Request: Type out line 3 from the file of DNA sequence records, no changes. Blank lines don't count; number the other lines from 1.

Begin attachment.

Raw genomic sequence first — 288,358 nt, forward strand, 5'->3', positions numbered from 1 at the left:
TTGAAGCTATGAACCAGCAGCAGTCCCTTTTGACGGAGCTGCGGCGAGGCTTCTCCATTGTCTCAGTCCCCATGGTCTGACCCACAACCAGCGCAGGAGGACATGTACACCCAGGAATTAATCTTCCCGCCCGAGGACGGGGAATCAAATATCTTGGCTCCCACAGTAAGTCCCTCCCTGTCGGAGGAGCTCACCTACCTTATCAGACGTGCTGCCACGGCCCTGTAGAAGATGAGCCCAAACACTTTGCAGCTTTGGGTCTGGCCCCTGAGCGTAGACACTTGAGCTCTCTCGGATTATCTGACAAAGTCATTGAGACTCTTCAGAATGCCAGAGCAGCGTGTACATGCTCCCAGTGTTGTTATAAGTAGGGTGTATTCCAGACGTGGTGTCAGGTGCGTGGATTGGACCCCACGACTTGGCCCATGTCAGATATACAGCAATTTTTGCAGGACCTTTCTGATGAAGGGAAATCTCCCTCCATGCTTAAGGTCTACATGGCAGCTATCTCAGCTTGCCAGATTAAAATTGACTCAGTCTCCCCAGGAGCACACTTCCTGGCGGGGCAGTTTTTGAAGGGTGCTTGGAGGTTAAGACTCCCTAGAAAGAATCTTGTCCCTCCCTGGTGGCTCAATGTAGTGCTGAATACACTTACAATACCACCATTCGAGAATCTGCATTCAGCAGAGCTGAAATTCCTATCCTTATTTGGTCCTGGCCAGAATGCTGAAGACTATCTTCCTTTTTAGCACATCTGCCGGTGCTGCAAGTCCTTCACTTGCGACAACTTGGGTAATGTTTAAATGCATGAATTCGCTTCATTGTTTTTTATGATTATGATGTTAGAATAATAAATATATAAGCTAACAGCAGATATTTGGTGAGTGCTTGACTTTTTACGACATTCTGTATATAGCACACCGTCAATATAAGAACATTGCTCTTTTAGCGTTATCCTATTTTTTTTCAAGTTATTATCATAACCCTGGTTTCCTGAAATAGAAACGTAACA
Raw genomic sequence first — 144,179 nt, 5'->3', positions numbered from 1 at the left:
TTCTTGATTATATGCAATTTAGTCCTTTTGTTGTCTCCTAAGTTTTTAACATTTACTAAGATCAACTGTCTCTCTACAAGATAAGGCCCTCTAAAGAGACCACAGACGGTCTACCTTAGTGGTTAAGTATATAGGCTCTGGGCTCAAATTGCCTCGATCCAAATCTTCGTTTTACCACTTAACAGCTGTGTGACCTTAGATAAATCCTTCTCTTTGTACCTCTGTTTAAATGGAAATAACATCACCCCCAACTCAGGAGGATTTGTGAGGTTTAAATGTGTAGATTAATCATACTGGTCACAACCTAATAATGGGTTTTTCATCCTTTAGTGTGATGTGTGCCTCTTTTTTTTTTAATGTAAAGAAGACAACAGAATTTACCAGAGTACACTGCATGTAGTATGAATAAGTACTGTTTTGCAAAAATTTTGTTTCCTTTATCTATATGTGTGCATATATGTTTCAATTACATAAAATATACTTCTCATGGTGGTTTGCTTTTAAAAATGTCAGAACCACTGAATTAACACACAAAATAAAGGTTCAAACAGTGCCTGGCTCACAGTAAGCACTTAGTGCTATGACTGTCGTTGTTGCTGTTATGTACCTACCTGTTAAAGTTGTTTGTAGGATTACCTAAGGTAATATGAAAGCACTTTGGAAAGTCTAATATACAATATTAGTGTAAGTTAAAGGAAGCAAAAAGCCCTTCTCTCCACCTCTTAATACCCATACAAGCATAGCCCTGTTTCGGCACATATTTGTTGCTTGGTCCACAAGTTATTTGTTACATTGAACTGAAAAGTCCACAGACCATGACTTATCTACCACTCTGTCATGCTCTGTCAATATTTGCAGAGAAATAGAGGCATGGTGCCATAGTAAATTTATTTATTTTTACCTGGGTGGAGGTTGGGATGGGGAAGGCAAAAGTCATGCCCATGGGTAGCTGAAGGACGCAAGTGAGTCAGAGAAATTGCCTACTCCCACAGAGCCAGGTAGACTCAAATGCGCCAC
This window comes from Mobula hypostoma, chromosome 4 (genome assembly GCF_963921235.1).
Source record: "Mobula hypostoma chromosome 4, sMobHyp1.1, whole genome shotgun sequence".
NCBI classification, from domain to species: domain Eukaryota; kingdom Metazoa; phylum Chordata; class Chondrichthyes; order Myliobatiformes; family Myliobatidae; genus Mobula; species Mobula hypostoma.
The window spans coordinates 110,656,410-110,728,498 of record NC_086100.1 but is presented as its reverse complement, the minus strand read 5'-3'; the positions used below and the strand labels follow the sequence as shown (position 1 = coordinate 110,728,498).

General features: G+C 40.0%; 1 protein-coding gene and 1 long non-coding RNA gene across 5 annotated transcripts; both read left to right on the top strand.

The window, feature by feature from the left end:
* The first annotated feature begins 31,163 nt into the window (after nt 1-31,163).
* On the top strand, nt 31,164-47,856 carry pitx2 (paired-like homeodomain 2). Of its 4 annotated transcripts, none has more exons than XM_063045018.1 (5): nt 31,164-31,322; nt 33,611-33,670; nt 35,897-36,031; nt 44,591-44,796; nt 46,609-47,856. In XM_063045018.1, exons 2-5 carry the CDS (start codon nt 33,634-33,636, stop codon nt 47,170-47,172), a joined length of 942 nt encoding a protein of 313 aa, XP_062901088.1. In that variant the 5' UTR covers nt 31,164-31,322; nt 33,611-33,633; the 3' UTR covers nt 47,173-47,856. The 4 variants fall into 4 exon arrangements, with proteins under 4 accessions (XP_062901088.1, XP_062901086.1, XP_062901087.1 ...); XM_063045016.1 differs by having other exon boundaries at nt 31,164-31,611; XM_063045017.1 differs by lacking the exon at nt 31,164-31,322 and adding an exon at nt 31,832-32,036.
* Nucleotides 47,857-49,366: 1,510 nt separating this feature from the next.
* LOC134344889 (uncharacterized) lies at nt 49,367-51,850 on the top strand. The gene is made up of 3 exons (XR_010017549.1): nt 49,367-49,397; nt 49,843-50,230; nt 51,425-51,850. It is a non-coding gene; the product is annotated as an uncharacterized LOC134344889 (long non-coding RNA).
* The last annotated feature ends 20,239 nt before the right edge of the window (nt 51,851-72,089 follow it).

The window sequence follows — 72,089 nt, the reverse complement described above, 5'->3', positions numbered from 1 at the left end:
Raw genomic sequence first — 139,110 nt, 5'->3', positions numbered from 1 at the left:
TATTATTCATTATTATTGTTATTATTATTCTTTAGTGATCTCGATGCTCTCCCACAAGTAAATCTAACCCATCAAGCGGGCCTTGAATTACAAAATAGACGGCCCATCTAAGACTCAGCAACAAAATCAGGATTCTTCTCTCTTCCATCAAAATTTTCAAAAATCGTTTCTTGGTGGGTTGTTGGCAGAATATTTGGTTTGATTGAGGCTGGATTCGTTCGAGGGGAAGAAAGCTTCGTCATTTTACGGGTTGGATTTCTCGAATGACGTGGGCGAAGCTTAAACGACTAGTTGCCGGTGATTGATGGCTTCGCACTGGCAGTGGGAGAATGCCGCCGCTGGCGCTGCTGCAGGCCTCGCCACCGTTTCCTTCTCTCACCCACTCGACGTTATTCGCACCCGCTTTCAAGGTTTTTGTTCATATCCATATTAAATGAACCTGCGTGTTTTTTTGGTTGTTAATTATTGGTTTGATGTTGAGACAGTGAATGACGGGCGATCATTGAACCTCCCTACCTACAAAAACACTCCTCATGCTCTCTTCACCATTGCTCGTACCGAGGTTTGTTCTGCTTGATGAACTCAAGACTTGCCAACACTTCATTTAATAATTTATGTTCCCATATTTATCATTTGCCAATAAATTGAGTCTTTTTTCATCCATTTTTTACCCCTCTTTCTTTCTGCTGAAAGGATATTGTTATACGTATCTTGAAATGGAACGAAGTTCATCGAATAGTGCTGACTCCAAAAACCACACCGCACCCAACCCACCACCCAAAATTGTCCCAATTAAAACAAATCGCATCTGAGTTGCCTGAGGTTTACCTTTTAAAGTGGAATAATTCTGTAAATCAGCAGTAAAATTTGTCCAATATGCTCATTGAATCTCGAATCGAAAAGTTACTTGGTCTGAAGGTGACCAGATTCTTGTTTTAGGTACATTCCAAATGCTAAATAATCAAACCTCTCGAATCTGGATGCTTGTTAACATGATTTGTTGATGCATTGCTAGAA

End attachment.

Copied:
Raw genomic sequence first — 144,179 nt, 5'->3', positions numbered from 1 at the left: